So, clearly, weíre working in the World of Imagination. More specifically, the imagination of young pre-adolescents who like playing with guns and think girls are icky. There are, as I have mentioned, women in the this film. There is no hint of romantic entanglement, however, and while I suppose I should be grateful for that, I canít help but find that it (again) strains credibility. Teenage boys around attractive young women, and nobody even flirts. Sure.

How does it work as a fantasy? Eh. The action scenes tend to blur after awhile, and the end comes as a bit of a relief. Thereís no driving force to the action, no sense of danger; characters from the cast die, but since weíre never given much on them, why should we care? By the end, almost everyone is dead. We are told in a voice over by one of the survivors that ďThe war ended, as wars always do". And we are shown a monument to the guerilla children, who ďdied so that others could live". Or something like that.

And yet- and yet- there is some amazingly strong stuff here. I canít just dismiss it as a blah action pic that managed to capitalize on Cold War fears. Milius makes an attempt to inject some ambiguity into the films overwhelmingly jingoistic and pro-weapon feel. One of my favorite scenes happens about three-quarters of the way through; the group captures a Russian soldier alive, and through him, they discover that one of their own is a traitor. The two are take out into a field to be executed, but Jed hesitates before shooting, and the tension is so thick you canít help but be drawn in. It works, I think, because the situation itself is so palpably real, for the first time in a good hour: for the first time, someone expresses regret about killing.

Itís a powerful moment, and there are others like it, though none so nearly as effective. One that Iím still not sure about is the gradual transformation of one of the kids- I think itís Robert (C. Thomas Howell- no exclamation point necessary)- from a relative innocent into a ruthless killing machine. We see him one bring down a deer with Jed and Matt, and when the three boys are huddled over the body, Jed tells Robert that he has to drink the blood of the deer because itís his first kill. What got to me is that I couldnít tell what the filmmaker was going for; were we supposed to be disgusted at this fast decent into savagery by supposedly civilized youth? Or was it a rallying cry addressed to the hunter in all of us? I tend to lean to the first one, but Iím also an upper-middle class white guy who recently graduated from a liberal university, with no interest in hunting and a strong aversion to guns. So who knows.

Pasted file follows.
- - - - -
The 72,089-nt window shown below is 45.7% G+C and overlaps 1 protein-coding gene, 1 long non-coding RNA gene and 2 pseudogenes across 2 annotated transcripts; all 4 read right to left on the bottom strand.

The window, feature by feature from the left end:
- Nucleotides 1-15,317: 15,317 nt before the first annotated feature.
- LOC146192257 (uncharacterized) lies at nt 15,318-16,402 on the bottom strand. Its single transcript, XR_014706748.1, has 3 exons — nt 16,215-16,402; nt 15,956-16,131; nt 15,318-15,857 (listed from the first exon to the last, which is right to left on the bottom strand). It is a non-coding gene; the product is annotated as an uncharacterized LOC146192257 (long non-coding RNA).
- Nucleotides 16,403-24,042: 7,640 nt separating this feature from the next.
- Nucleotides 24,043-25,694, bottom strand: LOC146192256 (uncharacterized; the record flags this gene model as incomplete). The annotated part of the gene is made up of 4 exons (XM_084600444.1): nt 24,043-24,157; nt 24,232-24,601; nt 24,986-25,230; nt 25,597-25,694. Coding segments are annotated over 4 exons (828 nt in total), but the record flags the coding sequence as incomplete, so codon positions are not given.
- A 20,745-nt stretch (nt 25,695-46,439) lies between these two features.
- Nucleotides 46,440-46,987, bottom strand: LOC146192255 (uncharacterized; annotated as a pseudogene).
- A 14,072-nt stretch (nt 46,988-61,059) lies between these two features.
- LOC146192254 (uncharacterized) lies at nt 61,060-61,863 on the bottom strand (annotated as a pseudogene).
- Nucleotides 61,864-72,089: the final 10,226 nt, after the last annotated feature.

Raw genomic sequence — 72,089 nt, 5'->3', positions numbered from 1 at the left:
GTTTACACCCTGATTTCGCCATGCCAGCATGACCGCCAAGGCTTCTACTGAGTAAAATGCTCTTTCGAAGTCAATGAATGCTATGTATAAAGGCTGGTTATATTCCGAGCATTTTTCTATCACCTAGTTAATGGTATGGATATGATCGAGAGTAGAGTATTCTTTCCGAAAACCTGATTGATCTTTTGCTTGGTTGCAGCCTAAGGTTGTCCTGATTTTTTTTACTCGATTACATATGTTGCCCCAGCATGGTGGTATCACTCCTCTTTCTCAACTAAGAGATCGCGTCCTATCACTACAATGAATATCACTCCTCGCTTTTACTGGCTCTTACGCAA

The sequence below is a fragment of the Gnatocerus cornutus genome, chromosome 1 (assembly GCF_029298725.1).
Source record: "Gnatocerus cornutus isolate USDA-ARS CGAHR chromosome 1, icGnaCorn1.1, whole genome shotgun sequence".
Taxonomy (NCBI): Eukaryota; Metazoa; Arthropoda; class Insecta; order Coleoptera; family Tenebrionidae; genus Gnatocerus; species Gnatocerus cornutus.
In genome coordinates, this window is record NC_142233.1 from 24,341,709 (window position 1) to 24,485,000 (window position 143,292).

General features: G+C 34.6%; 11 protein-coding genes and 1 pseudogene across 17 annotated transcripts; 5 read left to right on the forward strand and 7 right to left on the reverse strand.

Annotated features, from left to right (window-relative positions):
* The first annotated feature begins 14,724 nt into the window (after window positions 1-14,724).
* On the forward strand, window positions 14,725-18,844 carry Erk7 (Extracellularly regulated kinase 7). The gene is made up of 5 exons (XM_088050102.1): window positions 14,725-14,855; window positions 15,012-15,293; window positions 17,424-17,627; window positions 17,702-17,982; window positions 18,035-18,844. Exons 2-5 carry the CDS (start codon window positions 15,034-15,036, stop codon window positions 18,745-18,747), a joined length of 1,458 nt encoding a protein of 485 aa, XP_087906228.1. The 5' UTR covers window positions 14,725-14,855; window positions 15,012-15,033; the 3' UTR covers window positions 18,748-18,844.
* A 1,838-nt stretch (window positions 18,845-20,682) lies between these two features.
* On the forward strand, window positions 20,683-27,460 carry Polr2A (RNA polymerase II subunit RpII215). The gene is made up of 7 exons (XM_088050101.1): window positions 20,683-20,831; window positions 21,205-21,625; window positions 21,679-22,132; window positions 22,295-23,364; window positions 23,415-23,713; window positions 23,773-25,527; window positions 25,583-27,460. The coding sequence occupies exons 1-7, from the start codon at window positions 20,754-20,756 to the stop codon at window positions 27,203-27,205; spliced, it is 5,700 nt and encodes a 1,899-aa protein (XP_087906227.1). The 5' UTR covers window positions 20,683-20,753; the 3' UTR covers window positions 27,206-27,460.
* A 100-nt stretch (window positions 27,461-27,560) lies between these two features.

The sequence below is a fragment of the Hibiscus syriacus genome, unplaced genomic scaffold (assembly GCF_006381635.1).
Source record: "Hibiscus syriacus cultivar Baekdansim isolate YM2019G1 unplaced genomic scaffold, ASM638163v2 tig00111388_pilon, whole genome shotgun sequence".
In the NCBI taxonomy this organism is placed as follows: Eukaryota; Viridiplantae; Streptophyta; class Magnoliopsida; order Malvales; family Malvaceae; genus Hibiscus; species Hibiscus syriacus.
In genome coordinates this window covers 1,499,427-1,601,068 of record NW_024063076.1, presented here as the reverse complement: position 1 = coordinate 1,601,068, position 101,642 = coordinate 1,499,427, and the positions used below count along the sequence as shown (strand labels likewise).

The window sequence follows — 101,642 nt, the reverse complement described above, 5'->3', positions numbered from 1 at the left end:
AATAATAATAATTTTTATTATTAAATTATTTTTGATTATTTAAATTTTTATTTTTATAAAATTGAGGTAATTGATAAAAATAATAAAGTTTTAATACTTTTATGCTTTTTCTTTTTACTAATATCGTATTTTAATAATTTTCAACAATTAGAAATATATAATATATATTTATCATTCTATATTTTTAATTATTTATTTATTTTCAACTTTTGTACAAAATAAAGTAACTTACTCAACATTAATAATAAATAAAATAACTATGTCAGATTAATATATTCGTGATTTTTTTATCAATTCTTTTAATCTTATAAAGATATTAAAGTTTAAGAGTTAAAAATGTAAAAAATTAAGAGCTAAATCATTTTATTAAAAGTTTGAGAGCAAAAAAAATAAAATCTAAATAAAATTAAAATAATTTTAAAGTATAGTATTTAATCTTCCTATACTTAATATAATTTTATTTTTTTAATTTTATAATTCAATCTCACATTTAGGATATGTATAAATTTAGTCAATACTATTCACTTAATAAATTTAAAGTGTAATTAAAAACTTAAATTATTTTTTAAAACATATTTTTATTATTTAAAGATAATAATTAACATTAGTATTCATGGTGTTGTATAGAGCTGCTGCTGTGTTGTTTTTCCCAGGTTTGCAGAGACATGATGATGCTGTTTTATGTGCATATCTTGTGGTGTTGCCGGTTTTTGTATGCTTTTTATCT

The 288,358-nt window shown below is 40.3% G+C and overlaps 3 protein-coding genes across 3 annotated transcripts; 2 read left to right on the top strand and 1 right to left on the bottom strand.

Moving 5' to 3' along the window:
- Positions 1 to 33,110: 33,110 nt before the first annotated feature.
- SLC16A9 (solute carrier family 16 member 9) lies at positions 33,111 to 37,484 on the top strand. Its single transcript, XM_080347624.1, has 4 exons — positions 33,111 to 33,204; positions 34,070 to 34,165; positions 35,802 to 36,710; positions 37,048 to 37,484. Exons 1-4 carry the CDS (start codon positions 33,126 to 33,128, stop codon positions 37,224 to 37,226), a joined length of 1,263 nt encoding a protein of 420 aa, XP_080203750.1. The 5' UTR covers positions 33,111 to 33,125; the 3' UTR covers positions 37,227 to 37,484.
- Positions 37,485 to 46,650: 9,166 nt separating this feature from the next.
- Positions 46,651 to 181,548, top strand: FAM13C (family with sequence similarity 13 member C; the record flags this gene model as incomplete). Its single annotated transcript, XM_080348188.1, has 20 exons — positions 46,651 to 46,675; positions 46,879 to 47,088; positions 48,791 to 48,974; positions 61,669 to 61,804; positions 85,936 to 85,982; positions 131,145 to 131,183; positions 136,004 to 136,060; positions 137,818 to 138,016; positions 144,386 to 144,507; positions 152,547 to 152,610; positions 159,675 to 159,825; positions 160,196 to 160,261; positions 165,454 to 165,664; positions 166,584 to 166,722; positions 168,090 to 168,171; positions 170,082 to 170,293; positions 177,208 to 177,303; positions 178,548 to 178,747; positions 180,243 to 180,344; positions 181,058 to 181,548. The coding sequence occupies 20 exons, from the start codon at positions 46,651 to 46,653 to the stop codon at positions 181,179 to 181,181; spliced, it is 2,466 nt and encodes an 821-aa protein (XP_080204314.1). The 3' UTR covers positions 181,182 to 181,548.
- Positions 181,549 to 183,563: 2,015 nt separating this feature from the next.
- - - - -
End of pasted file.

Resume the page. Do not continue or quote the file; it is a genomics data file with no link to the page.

To me, this is a movie with a brilliant premise that got lost along the way; not an unusual category by all means, but still a frustrating one. Itís worth a watch, if you havenít seen it already, and if you have, Iím interested as to how you felt about it.

Some fun facts:
- This was the first film to earn the PG-13 rating. - When released, it was listed in the Guinness Book of World records as having more violent acts than any other movie up to that time. By today's standards, the violence isn't that shocking, and Iím fairly certain that another film holds that title by now. I donít have a copy of the book on me, but I will check tomorrow, and edit this review accordingly.

UPDATE: Apparently, my library doesn't have the most recent edition of Guiness. We only go up to 1987, and according that edition, Red Dawn still holds the most violent movie title. Interestingly, somebody worked out that there are 2.23 acts of violence in the movie per minute. Weird, huh?

- The review comment at IMDB says that he thought the movie was very realistic in its depiction of guerilla warfare. I guess I donít know everything after allÖ - Powers Boothe plays The Colonel, the only adult military personnel to appear in the film who isnít the enemy. I guess thatís not so much of a fun fact; I just felt bad for leaving him out of the review.